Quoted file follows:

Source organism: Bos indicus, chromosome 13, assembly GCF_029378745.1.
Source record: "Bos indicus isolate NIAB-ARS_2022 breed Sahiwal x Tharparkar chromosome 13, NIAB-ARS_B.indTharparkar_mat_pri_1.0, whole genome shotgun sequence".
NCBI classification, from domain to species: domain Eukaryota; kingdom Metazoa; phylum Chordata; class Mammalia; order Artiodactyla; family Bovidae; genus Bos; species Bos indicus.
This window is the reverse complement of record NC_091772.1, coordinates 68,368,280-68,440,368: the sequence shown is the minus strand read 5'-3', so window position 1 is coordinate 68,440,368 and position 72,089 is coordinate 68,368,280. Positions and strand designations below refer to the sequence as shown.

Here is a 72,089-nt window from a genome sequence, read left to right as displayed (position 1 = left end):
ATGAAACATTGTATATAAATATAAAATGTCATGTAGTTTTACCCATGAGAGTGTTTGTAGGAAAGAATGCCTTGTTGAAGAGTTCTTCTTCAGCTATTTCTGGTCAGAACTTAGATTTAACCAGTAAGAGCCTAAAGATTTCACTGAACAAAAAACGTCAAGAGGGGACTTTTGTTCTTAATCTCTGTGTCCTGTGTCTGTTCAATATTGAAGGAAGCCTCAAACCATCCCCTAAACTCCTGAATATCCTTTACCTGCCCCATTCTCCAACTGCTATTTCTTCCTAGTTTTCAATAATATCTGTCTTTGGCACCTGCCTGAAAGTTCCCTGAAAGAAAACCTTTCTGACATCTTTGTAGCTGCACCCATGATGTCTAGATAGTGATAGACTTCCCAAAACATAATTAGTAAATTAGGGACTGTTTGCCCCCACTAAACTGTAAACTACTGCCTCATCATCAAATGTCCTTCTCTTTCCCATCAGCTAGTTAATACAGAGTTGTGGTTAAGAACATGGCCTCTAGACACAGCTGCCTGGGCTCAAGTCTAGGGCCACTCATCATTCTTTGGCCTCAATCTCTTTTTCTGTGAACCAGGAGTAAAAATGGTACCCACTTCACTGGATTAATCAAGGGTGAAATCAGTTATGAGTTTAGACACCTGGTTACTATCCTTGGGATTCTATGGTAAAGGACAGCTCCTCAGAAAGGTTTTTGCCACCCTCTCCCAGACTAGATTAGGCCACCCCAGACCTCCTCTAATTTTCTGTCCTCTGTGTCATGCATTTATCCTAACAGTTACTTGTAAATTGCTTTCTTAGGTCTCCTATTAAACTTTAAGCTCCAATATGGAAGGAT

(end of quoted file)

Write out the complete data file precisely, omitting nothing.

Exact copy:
Source organism: Bos indicus, chromosome 13, assembly GCF_029378745.1.
Source record: "Bos indicus isolate NIAB-ARS_2022 breed Sahiwal x Tharparkar chromosome 13, NIAB-ARS_B.indTharparkar_mat_pri_1.0, whole genome shotgun sequence".
NCBI classification, from domain to species: domain Eukaryota; kingdom Metazoa; phylum Chordata; class Mammalia; order Artiodactyla; family Bovidae; genus Bos; species Bos indicus.
This window is the reverse complement of record NC_091772.1, coordinates 68,368,280-68,440,368: the sequence shown is the minus strand read 5'-3', so window position 1 is coordinate 68,440,368 and position 72,089 is coordinate 68,368,280. Positions and strand designations below refer to the sequence as shown.

Here is a 72,089-nt window from a genome sequence, read left to right as displayed (position 1 = left end):
ATGAAACATTGTATATAAATATAAAATGTCATGTAGTTTTACCCATGAGAGTGTTTGTAGGAAAGAATGCCTTGTTGAAGAGTTCTTCTTCAGCTATTTCTGGTCAGAACTTAGATTTAACCAGTAAGAGCCTAAAGATTTCACTGAACAAAAAACGTCAAGAGGGGACTTTTGTTCTTAATCTCTGTGTCCTGTGTCTGTTCAATATTGAAGGAAGCCTCAAACCATCCCCTAAACTCCTGAATATCCTTTACCTGCCCCATTCTCCAACTGCTATTTCTTCCTAGTTTTCAATAATATCTGTCTTTGGCACCTGCCTGAAAGTTCCCTGAAAGAAAACCTTTCTGACATCTTTGTAGCTGCACCCATGATGTCTAGATAGTGATAGACTTCCCAAAACATAATTAGTAAATTAGGGACTGTTTGCCCCCACTAAACTGTAAACTACTGCCTCATCATCAAATGTCCTTCTCTTTCCCATCAGCTAGTTAATACAGAGTTGTGGTTAAGAACATGGCCTCTAGACACAGCTGCCTGGGCTCAAGTCTAGGGCCACTCATCATTCTTTGGCCTCAATCTCTTTTTCTGTGAACCAGGAGTAAAAATGGTACCCACTTCACTGGATTAATCAAGGGTGAAATCAGTTATGAGTTTAGACACCTGGTTACTATCCTTGGGATTCTATGGTAAAGGACAGCTCCTCAGAAAGGTTTTTGCCACCCTCTCCCAGACTAGATTAGGCCACCCCAGACCTCCTCTAATTTTCTGTCCTCTGTGTCATGCATTTATCCTAACAGTTACTTGTAAATTGCTTTCTTAGGTCTCCTATTAAACTTTAAGCTCCAATATGGAAGGAT